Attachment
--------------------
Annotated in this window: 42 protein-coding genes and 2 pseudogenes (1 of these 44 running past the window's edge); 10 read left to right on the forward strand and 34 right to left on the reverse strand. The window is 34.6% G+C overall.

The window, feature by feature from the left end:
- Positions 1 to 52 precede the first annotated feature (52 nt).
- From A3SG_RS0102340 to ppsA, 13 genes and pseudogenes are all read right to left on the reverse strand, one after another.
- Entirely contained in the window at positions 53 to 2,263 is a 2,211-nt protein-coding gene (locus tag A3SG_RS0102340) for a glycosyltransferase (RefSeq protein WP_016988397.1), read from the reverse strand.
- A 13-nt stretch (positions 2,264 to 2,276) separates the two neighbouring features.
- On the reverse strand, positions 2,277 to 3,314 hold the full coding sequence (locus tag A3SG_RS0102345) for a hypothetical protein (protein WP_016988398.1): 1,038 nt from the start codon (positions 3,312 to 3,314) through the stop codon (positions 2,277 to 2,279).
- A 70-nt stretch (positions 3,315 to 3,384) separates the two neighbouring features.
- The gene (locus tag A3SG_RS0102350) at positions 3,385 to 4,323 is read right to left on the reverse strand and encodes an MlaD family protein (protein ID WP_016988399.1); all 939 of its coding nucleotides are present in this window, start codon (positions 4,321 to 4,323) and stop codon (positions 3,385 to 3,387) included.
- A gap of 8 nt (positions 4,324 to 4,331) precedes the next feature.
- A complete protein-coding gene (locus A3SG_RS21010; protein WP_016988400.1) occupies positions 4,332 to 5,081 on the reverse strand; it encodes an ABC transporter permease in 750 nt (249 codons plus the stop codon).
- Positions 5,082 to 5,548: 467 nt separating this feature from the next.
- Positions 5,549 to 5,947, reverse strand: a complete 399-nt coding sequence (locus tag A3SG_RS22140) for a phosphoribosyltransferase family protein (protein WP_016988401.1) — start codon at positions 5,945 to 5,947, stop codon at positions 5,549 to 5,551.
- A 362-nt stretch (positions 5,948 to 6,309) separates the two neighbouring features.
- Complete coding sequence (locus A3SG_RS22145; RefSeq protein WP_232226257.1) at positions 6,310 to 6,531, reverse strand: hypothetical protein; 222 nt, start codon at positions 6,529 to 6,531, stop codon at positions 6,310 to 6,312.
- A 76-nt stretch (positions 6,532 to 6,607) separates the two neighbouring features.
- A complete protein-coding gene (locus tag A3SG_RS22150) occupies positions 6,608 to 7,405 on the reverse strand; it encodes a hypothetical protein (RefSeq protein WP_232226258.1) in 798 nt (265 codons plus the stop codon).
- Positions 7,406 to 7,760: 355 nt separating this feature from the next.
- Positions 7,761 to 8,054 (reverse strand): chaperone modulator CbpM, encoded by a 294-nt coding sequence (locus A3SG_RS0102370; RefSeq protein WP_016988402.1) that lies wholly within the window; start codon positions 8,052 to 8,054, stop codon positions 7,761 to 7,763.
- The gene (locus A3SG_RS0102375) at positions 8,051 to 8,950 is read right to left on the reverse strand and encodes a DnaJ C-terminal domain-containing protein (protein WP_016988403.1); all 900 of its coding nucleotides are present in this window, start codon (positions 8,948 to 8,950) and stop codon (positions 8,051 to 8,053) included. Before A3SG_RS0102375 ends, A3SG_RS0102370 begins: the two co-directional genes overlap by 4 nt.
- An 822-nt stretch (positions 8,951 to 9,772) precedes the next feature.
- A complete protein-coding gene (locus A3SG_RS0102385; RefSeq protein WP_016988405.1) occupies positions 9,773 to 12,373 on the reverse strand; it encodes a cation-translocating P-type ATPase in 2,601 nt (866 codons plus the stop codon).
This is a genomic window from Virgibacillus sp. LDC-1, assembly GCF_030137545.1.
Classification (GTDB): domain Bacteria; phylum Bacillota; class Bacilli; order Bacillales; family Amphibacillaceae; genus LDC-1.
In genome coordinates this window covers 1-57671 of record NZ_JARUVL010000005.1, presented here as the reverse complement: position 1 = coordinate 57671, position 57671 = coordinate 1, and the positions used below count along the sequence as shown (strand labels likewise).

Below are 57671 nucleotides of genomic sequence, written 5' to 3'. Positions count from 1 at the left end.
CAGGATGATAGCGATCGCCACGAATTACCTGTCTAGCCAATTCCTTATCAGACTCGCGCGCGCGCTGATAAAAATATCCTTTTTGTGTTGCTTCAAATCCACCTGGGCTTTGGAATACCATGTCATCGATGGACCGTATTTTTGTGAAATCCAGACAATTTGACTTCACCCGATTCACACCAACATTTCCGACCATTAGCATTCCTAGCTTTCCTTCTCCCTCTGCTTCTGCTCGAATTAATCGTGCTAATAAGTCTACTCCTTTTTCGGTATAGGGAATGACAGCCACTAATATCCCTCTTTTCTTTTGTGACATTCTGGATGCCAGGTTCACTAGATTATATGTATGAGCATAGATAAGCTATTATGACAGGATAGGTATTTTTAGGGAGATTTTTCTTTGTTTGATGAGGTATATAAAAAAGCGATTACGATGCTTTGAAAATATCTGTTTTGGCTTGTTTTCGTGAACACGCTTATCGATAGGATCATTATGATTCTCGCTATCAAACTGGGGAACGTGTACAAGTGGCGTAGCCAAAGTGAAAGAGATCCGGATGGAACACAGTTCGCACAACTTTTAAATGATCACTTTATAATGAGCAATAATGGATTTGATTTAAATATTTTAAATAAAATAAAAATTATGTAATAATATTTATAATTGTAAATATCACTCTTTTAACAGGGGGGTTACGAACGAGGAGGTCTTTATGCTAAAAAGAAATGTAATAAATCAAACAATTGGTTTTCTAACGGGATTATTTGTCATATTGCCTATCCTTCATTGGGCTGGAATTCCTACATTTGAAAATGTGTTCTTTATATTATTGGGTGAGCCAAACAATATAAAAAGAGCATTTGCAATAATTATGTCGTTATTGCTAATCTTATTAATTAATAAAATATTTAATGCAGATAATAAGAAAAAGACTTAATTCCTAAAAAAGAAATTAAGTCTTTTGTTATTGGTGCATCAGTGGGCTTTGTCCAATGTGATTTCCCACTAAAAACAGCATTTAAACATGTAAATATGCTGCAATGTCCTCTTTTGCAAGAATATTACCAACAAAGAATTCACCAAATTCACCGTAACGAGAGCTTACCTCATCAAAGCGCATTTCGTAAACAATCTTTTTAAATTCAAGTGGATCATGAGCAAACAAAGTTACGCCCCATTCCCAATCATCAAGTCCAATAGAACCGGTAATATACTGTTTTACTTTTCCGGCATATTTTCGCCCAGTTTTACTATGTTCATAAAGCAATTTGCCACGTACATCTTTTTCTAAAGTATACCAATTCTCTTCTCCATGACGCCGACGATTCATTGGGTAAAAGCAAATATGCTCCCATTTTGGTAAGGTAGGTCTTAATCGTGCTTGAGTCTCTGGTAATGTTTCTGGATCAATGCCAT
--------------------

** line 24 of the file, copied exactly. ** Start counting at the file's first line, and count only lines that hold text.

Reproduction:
Classification (GTDB): domain Bacteria; phylum Bacillota; class Bacilli; order Bacillales; family Amphibacillaceae; genus LDC-1.